So that’s the question I’m asking myself today. Can combining public service and travel work short-term? Can I eat a ton of really delicious food on a cruise ship and then build a concrete floor?

Carnival Cruises’ newest project, the Fathom line, believes I can. Next week, I’m taking one of my best friends–grad school roommie, fellow writer, and traveling partner-in-crime Alison–to find out.

Alison and I have met in 2008 when she moved to Tucson, and since then, we’ve traveled all over the Southwest together, hiked all over a bunch of mountains, swam in seas and oceans, met up on the East and West coasts on more than one occasion, and headed down to Mexico in our cars with nothing but an Airbnb reservation and a vague idea of where we were going. Our husbands co-wrote their first book together. We’ve done a lot of cool stuff together.

So, I knew she’d be the perfect person to take along. (Plus, we’re supposed to keep each other on our summer writing schedules….we’ll see how well we stick to it when the beach beckons us;)).

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Alison and I hanging out in our beach hats in Mexico

Fathom’s Intended Mission

In this, their inaugural season, Fathom has set up journeys to both the Dominican Republic and Cuba (both sailing out of Miami) in the hopes of blending the surreal and temporary life of cruising with the harsh realities of life in the parts of the Caribbean past the golden sands and turquoise waters through something they call “impact travel.” Of course, I’m no stranger to the different sides of the “voluntourism” debate, the one that questions the ways that identity, privilege, class, and race intersect in complicated ways when white Westerners go to places of color and try to “save” them. I’ve talked with friends around the world who have been the “recipients” of said programs, who’ve experienced how terrible it feels to see tourists come in, work for a few days, take a bunch of photographs of them, and then leave feeling good because they believe they’ve made a difference.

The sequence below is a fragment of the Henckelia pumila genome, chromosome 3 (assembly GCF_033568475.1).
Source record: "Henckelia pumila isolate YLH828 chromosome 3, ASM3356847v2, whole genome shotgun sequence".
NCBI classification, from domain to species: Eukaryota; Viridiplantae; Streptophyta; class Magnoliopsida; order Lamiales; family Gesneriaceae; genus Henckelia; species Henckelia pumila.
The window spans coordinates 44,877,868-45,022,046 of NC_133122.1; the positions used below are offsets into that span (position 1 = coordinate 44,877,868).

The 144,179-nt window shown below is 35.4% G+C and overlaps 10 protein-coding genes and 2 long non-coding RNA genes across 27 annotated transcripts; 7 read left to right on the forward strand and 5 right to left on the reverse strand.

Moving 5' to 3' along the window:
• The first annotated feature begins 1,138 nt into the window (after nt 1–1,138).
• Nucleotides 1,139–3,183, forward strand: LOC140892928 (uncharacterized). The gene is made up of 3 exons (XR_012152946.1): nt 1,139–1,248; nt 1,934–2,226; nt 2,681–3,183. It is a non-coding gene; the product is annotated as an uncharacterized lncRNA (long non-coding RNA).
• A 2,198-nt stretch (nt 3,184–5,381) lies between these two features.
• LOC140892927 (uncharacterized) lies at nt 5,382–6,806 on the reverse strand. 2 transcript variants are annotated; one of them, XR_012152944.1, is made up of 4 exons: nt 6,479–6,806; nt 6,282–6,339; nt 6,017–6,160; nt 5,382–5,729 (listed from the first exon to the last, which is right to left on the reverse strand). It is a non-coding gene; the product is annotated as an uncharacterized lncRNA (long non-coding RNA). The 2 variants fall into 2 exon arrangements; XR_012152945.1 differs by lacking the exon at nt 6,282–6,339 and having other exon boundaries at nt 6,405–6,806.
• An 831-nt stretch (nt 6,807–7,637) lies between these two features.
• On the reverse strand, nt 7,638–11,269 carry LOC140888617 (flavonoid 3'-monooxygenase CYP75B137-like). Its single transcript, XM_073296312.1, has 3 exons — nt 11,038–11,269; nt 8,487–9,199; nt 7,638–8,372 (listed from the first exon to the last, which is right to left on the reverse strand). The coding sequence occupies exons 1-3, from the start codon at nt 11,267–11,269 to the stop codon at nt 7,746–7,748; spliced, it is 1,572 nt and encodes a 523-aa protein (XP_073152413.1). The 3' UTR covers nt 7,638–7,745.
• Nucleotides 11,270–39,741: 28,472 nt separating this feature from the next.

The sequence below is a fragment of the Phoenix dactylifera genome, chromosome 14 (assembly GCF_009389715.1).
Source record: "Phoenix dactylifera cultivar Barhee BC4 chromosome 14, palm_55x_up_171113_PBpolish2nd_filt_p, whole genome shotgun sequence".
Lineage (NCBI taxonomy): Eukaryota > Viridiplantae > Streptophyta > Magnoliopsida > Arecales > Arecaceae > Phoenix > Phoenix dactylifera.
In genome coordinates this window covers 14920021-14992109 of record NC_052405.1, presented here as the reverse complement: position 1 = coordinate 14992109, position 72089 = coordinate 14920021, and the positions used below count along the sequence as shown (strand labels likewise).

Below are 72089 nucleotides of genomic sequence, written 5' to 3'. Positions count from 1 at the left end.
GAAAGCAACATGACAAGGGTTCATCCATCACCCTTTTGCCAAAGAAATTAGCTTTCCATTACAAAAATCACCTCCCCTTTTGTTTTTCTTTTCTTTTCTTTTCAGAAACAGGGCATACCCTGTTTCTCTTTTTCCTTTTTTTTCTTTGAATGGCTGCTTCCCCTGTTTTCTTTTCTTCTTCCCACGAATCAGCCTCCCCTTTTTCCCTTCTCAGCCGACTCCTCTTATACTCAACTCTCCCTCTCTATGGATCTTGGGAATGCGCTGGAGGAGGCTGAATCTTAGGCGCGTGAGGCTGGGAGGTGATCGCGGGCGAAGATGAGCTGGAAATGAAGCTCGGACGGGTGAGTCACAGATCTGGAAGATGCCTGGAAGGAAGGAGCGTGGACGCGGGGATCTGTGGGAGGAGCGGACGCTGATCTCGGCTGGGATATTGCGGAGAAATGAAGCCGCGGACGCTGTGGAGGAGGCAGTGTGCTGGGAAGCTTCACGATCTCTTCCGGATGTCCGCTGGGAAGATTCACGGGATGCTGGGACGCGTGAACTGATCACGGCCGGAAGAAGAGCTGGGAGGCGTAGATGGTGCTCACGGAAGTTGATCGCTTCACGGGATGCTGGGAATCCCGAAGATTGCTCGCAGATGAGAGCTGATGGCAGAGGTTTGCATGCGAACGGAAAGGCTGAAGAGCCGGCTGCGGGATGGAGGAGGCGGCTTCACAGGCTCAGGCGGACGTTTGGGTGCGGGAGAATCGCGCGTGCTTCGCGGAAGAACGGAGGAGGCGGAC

So what is Fathom doing differently?

Here’s what they say on their website: 

“Every Fathom journey is based on our sincere belief that the person-to-person connection is among the strongest catalysts for transformation. What sets Fathom apart is the long-term, systematic partnership approach with its partner countries paired with the unique business model that allows for sustained impact and lasting development.”

Their formula is People + Passion + Partnership = Enduring Social Impact. The site goes on to state that participants will “work side by side with local residents (my emphasis) in existing programs that focus on improving the lives of children, families and communities.” This interested me, especially the use of the preposition “with” and the focus on collaboration with “existing programs.” There was no mention of “saving,” of “poor people,” and there were no exploitative photographs of people of color being stood over by white people. But who were these local partners and these existing organizations?

On the “Meet Our Partners” page, there are links to the two lead impact partners, Entrena and IDDI, two nonprofit organizations that work exclusively in the Dominican Republic to enhance local well-being and social projects. I looked up both websites, and here’s what I learned:

Fathom’s Partners: Entrena & IDDI